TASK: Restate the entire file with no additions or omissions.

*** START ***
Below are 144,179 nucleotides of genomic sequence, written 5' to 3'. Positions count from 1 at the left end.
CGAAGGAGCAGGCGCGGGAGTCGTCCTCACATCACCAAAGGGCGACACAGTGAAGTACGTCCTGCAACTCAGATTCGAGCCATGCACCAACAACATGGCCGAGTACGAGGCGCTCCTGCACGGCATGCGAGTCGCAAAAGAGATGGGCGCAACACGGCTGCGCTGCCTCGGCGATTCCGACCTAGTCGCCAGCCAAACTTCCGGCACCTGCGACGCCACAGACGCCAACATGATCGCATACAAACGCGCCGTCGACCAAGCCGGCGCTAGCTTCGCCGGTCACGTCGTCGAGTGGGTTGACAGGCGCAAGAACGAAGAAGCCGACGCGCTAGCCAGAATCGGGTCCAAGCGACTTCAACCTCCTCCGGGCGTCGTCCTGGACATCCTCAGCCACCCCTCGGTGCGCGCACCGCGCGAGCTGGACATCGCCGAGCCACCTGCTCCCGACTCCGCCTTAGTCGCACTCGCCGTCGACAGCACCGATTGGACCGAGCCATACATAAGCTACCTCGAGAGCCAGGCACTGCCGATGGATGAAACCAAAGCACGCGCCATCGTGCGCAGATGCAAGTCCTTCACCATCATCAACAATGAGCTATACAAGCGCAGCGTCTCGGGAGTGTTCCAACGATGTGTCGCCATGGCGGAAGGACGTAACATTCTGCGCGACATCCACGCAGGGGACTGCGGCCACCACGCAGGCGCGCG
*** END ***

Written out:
Below are 144,179 nucleotides of genomic sequence, written 5' to 3'. Positions count from 1 at the left end.
CGAAGGAGCAGGCGCGGGAGTCGTCCTCACATCACCAAAGGGCGACACAGTGAAGTACGTCCTGCAACTCAGATTCGAGCCATGCACCAACAACATGGCCGAGTACGAGGCGCTCCTGCACGGCATGCGAGTCGCAAAAGAGATGGGCGCAACACGGCTGCGCTGCCTCGGCGATTCCGACCTAGTCGCCAGCCAAACTTCCGGCACCTGCGACGCCACAGACGCCAACATGATCGCATACAAACGCGCCGTCGACCAAGCCGGCGCTAGCTTCGCCGGTCACGTCGTCGAGTGGGTTGACAGGCGCAAGAACGAAGAAGCCGACGCGCTAGCCAGAATCGGGTCCAAGCGACTTCAACCTCCTCCGGGCGTCGTCCTGGACATCCTCAGCCACCCCTCGGTGCGCGCACCGCGCGAGCTGGACATCGCCGAGCCACCTGCTCCCGACTCCGCCTTAGTCGCACTCGCCGTCGACAGCACCGATTGGACCGAGCCATACATAAGCTACCTCGAGAGCCAGGCACTGCCGATGGATGAAACCAAAGCACGCGCCATCGTGCGCAGATGCAAGTCCTTCACCATCATCAACAATGAGCTATACAAGCGCAGCGTCTCGGGAGTGTTCCAACGATGTGTCGCCATGGCGGAAGGACGTAACATTCTGCGCGACATCCACGCAGGGGACTGCGGCCACCACGCAGGCGCGCG